Risk of gastric cancer and peptic ulcer disease development associated with cagA status and vacA s, m, and i genotypes

Of the 13 examined studies, 6 investigated the associations between gastroduodenal diseases and vacA s- and m-region genotypes [33,35-37,41,42], and 2 investigated disease associations based on the vacA i-region genotype [33,41].

Nguyen et al. [33] reported that the frequency of vacA m1 alleles among H.pylori strains isolated from patients with peptic ulcer disease was 71% (17/24) in Vietnam, but only 41% with NUD (31/76; p = 0.146), although the difference was not significant. However, in combined analysis using Southeast Asian strains, the frequencies of vacA s1, m1, and i1 genotypes in H. pylori-infected NUD were 99%, 55%, and 94%, respectively, which were similar frequencies to those found in patients with peptic ulcer disease (100%, 59%, and 100%, respectively) and gastric cancer (100%, 54% and 100%, respectively) (Table  4). In meta-analysis, infection with vacA m1 type strains increased the risk of peptic ulcer development (OR: 1.46, 95%CI: 1.01-2.12, p = 0.046) in the Southeast Asian population (Figure  2A). However, the vacA s1 and i1 genotypes were not associated with an increased risk of either peptic ulcer disease or gastric cancer.

Table 4. Summary of cagA and vacA s, m, and i genotypes in relation to peptic ulcer disease and gastric cancer risk

thumbnailFigure 2. Results of the meta-analysis for the risk of peptic ulcer disease in infections associated with vacA m1 genotype (A) and cagA-positive (B) H. pylori strains

Eight studies investigated the association between gastroduodenal disease and cagA status [32,33,35-37,41,42], while four reported the relationship between disease and cagA type [32,39-41]. In the meta-analysis, infection with cagA-positive strains increased the risk of peptic ulcer disease (OR: 2.83, 95%CI: 1.50-5.34, p = 0.001) in Southeast Asian populations. Schmidt et al. [40] reported that among Chinese patients with gastric cancer, the prevalence of EPIYA-ABD, -ABCC, and -ABC motif genotypes was 85.7%, 14.3%, and 0%, respectively. Moreover, these same authors later reported that the prevalence of the EPIYA-ABC and -ABD genotypes in Malaysia were 52.5% and 47.5% in patients with NUD, 13.6% and 86.4% with gastric cancer, and 31.3% and 68.7% with duodenal ulcer, respectively. The occurrence of East Asian-type strain (EPIYA-ABD) was higher in patients with peptic ulcer disease and gastric cancer than in those infected with Western-type strain (EPIYA-ABC) (Table  4). The prevalence of Western-type strain (EPIYA-ABC) in patients with NUD, peptic ulcer disease, and gastric cancer were 44% (127/287), 21% (11/53), and 17% (9/55), respectively, and 56%, 79%, and 83%, respectively, for East Asian-type strain (EPIYA-ABD). The risk of gastric cancer and peptic ulcer disease development in patients infected with East Asian-type strain (EPIYA-ABD) was significantly increased (OR: 3.03, 95%CI: 1.50-6.13, p < 0.002 and OR: 3.97, 95%CI: 1.87-8.43, p < 0.001, respectively).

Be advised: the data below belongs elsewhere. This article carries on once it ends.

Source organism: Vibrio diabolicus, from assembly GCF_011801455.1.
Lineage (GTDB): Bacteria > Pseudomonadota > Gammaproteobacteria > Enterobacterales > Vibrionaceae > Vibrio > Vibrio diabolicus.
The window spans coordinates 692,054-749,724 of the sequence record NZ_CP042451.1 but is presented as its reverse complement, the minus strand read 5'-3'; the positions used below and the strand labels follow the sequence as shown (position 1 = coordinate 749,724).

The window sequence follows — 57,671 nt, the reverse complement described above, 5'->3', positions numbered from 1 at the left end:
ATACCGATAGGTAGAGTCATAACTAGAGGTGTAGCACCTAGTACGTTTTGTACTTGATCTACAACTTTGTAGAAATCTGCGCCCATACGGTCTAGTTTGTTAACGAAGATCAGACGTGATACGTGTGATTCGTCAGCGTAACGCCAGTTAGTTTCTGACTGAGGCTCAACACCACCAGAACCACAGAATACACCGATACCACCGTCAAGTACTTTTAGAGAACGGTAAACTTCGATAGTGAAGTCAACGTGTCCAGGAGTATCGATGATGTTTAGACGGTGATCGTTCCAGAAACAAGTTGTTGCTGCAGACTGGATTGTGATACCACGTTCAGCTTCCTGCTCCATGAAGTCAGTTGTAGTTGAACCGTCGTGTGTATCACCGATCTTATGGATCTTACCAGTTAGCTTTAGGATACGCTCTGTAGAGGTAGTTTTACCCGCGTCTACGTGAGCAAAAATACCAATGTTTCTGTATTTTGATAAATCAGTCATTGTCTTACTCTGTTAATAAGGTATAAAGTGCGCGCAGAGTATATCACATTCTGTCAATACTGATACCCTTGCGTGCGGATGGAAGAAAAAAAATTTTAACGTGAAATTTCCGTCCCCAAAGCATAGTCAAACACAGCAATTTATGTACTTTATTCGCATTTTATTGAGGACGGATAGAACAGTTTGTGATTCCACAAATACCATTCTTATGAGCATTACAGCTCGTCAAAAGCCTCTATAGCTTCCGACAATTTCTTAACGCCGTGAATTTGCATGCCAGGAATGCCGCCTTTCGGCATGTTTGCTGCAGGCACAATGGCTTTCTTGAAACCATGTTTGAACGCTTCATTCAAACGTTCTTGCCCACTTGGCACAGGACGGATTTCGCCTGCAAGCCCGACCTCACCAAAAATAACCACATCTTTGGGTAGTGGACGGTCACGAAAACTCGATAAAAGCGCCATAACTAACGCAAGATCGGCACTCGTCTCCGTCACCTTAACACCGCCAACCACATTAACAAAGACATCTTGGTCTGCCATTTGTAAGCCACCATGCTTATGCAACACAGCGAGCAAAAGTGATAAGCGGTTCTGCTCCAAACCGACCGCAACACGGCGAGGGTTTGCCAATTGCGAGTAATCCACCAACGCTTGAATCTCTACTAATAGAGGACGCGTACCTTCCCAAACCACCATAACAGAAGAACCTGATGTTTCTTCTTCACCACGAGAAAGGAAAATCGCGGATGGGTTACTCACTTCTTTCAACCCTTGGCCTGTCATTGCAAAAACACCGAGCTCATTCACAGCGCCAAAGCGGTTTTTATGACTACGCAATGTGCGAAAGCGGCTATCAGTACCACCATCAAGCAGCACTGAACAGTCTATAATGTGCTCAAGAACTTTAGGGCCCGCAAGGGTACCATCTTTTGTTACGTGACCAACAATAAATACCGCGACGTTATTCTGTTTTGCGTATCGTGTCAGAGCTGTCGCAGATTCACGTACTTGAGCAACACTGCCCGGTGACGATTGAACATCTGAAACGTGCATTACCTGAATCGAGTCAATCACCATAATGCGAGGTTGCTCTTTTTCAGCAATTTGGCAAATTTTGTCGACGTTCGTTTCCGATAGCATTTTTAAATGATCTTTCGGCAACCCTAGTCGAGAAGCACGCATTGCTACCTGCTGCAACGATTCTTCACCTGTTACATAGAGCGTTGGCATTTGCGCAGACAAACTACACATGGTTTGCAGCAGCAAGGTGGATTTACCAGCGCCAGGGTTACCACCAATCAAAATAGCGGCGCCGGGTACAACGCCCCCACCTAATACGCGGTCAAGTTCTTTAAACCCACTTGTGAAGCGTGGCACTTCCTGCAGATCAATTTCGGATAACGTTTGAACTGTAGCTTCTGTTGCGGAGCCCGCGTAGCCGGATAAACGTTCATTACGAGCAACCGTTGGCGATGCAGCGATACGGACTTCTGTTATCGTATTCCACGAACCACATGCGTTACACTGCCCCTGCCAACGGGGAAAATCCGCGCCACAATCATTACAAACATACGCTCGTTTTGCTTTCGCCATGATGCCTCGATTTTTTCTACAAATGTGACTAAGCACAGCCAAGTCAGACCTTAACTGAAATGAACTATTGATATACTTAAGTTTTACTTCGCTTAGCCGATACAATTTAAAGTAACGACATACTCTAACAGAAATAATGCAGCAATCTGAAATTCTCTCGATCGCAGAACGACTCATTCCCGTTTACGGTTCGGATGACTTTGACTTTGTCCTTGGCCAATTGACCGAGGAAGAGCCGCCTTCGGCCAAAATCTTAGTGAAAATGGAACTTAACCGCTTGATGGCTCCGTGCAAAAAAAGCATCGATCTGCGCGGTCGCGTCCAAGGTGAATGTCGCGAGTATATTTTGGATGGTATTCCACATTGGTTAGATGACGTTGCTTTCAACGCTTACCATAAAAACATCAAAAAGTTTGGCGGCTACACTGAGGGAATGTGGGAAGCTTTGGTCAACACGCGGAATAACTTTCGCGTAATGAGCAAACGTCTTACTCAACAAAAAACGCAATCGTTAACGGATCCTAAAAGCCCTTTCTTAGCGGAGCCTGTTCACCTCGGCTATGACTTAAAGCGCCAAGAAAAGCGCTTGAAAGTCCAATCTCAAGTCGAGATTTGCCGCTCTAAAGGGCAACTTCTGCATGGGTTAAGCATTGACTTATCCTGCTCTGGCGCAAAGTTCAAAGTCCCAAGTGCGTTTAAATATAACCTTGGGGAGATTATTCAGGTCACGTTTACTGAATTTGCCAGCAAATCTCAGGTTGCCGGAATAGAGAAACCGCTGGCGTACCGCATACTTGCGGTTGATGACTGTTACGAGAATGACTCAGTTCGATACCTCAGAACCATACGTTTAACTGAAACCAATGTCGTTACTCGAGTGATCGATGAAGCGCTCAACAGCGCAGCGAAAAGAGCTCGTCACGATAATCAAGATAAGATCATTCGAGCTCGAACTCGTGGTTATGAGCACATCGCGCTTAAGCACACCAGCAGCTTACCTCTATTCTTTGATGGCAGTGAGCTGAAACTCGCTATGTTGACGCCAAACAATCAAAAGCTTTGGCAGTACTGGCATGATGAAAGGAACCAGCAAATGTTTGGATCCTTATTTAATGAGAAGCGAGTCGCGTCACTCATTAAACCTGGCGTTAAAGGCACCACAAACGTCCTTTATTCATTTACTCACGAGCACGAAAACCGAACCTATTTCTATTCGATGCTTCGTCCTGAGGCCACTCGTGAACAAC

Discussion

Highly virulent genotypes of H. pylori are associated with gastric epithelial damage, including gastric mucosal atrophy, in infected patients [30]. Notably, the vacA s1, m1, and i1 genotypes and cagA-positive strains of H. pylori are linked to elevated inflammatory cell infiltration compared to that induced by vacA s2, m2, and i2 genotypes and cagA-negative strains [48,49]. In the present study, our meta-analyses revealed a significant relationship between H. pylori virulence factor-associated genotypes, particularly vacA m-region genotype and cagA status, and an increased risk for the development of peptic ulcer disease in Southeast Asian populations.

An important characteristic of Southeast Asian countries is that several geographic populations live together. Recently, Breurec et al. [50] reported that five major types of historical human migration patterns have occurred in Southeast Asia: i) migration from India introducing hpEurope bacteria into Thailand, Cambodia, and Malaysia; ii) migration of the ancestors of Austro-Asiatic speaking people carrying hspEAsia bacteria into Vietnam and Cambodia; and iii) migration of the ancestors of the Thai people from Southern China into Thailand carrying H. pylori of population hpAsia2; iv) migration of Chinese to Thailand and Malaysia within the last 200 years resulting in the spread of hspEAsia strains; and v) migration of Indians to Malaysia within the last 200 years distributing both hpAsia2 and hpEurope bacteria. Therefore, both Western and East Asian strains according to EPIYA motif genotyping can be observed in Southeast Asia. East Asian-type strain (EPIYA-ABD) was associated with an approximately three-fold increased risk of disease. Therefore, we concluded that the risk of developing H. pylori-associated diseases varies among different geographic populations despite living simultaneously in the same country.